The entire foundation of the climate regime was pulled apart, and those to blame for this destruction are the governments of United States, Canada, Japan, Australia and the other rich industrialised nations who worked hard to avoid their legal and moral obligation to make deep and urgent emissions reductions to help the world avoid the onset of runaway climate change.

By forcing the so-called Durban Platform through the UN process, the United States and the EU led the charge in shifting the burden of tackling climate change squarely onto the shoulders of countries in Africa and the global South.

While countries dither about what can be done globally to avoid a 2 degrees Celsius rise in global temperatures others have learned from the Katrina floods that showed the soft underbelly of the USA that no one is immune to what is coming in the future. Thus, Germany is spending 600 million Euros on one new sea wall for Hamburg while The Netherlands plans to spend 2.2 billion Euros on dykes between now and 2015. These measures may be inadequate considering they are indicators of what rich nations are capable of doing in a bid to survive the coming floods. The question is, what will happen to the poor? What is the response to the cries of the Small Island States such as Tuvalu whose citizens are already becoming climate refugees?

REDD

Reducing Emissions from Deforestation and Forest Degradation (REDD) is one mechanism that allows polluters to keep polluting, take no action to reduce emissions but rather buy carbon credits that enable them to carry on with business as usual. Many observers including the Durban Group for Climate Justice exposed this loophole and denounced REDD as a false solution. In 2009 at Copenhagen the Durban Group stated:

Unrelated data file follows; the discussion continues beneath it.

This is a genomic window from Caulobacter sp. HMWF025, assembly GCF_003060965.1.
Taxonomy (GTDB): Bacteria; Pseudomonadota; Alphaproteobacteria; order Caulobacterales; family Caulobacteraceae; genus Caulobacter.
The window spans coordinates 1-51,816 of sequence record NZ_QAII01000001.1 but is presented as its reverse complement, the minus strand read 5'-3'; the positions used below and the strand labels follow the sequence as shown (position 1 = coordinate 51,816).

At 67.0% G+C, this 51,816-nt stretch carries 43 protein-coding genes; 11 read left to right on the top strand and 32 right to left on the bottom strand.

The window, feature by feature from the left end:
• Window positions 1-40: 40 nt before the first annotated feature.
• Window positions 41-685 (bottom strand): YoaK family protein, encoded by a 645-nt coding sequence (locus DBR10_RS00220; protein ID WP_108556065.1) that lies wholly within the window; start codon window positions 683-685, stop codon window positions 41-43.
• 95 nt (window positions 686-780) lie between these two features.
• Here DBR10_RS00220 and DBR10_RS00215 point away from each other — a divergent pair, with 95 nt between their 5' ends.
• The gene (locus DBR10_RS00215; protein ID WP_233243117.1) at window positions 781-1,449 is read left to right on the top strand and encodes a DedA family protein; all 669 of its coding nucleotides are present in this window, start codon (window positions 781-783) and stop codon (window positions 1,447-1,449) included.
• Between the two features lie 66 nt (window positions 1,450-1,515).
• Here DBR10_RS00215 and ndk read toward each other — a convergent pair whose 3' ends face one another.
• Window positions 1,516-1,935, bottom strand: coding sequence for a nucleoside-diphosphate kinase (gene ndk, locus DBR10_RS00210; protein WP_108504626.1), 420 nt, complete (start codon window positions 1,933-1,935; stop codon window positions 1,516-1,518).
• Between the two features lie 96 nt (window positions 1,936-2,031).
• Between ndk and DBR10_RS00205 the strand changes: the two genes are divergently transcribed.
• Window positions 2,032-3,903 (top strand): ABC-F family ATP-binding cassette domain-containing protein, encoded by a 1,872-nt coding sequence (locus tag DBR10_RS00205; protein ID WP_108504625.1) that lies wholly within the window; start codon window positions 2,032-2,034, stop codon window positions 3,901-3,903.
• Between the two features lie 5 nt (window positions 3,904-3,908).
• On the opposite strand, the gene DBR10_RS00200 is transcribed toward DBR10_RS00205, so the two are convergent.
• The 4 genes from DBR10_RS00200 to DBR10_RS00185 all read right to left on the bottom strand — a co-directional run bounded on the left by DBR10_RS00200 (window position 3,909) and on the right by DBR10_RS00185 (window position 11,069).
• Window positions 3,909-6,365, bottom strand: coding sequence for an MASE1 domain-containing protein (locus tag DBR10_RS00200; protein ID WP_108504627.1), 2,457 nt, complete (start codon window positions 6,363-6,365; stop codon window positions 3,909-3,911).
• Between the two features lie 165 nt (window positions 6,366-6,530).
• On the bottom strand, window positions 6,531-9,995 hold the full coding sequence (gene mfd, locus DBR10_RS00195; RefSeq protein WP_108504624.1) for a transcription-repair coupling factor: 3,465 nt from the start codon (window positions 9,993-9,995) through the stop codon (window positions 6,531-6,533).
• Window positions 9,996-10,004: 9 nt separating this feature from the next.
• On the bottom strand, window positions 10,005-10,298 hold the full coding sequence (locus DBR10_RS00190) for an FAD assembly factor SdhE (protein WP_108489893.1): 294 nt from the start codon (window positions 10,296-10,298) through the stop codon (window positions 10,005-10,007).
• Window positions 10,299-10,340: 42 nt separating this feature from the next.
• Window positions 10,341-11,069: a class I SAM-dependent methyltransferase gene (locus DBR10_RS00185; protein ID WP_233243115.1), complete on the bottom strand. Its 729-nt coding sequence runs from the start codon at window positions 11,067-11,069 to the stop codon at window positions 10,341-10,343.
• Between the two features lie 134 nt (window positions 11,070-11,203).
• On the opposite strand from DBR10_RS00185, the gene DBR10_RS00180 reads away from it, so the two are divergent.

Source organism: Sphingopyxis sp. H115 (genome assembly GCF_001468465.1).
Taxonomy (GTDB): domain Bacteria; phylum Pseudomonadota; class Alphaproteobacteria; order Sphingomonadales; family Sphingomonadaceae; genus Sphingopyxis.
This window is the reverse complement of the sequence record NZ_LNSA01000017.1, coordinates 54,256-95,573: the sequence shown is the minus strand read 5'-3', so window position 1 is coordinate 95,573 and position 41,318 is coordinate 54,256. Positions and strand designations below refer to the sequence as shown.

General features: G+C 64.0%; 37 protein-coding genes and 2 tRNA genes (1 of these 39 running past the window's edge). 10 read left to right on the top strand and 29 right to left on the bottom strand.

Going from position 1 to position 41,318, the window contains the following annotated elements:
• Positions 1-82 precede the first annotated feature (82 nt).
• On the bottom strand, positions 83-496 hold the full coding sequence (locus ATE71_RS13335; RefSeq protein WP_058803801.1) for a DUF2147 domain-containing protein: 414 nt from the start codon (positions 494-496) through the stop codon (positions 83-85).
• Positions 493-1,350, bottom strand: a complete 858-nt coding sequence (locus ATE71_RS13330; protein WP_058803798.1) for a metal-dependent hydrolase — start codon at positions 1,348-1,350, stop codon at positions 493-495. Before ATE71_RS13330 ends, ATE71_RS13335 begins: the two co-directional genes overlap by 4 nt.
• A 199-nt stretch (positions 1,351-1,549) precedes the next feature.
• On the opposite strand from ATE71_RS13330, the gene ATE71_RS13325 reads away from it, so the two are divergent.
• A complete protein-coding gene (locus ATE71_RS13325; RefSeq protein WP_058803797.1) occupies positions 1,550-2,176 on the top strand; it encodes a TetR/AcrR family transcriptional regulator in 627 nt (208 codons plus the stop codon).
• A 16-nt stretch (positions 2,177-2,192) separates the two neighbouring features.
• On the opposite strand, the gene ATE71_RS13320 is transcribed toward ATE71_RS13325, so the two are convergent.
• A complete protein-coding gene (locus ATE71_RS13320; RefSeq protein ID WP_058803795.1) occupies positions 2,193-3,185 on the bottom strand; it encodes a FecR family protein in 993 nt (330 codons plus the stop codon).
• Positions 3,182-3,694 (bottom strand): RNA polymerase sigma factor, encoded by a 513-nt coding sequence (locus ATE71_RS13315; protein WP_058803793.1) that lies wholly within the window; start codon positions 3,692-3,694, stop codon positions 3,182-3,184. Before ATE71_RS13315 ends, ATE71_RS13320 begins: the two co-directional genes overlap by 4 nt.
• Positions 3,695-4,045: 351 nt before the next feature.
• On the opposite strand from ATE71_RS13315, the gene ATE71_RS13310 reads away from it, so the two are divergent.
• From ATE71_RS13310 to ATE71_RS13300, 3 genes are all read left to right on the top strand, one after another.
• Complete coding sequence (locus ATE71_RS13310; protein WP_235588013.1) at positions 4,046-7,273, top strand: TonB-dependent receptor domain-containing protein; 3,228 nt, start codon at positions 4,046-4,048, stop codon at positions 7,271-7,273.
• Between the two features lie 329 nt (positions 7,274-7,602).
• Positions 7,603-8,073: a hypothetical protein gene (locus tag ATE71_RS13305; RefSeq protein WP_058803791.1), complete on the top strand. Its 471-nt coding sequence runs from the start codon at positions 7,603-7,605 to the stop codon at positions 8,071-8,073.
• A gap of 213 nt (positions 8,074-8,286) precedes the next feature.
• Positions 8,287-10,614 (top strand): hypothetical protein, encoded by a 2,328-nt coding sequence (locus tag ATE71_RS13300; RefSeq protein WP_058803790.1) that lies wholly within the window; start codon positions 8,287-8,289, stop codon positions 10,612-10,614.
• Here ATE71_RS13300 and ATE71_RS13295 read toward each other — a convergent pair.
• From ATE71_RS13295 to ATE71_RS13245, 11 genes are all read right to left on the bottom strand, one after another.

Like Clean Development Mechanism credits, they exacerbate climate change by giving industrialised countries and companies incentives to delay undertaking the sweeping structural change away from fossil fuel-dependent systems of production, consumption, transportation that the climate problem demands. They waste years of time that the world doesn’t have. Worse, conserving forests can never be climatically equivalent to keeping fossil fuels in the ground, since carbon dioxide emitted from burning fossil fuels adds to the overall burden of carbon perpetually circulating among the atmosphere, vegetation, soils and oceans, whereas carbon dioxide from deforestation does not. This inequivalence, among many other complexities, makes REDD carbon accounting, impossible, allowing carbon traders to inflate the value of REDD carbon credits with impunity and further increasing the use of fossil fuels.[9]

REDD does not seek to halt deforestation as it rather focuses on what the promoters believe is the carbon stock in the trees. In this process, forest communities suffer evictions and exclusion from their territories and forest resources. Moreover, the United Nations sees monoculture plantations as forests, making it attractive for carbon speculators to convert forests into plantations in efforts to disconnect indigenous communities from ever claiming titles over their patrimony. REDD is a major driver of land grabbing that is impoverishing already poor communities and deepening the food crisis by converting arable lands for cash cropping and related projects aimed at the export markets.